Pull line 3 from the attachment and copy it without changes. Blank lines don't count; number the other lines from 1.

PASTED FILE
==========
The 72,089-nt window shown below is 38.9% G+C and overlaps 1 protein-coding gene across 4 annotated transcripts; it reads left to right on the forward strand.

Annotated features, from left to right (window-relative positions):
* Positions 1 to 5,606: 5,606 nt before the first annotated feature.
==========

* Positions 1 to 5,606: 5,606 nt before the first annotated feature.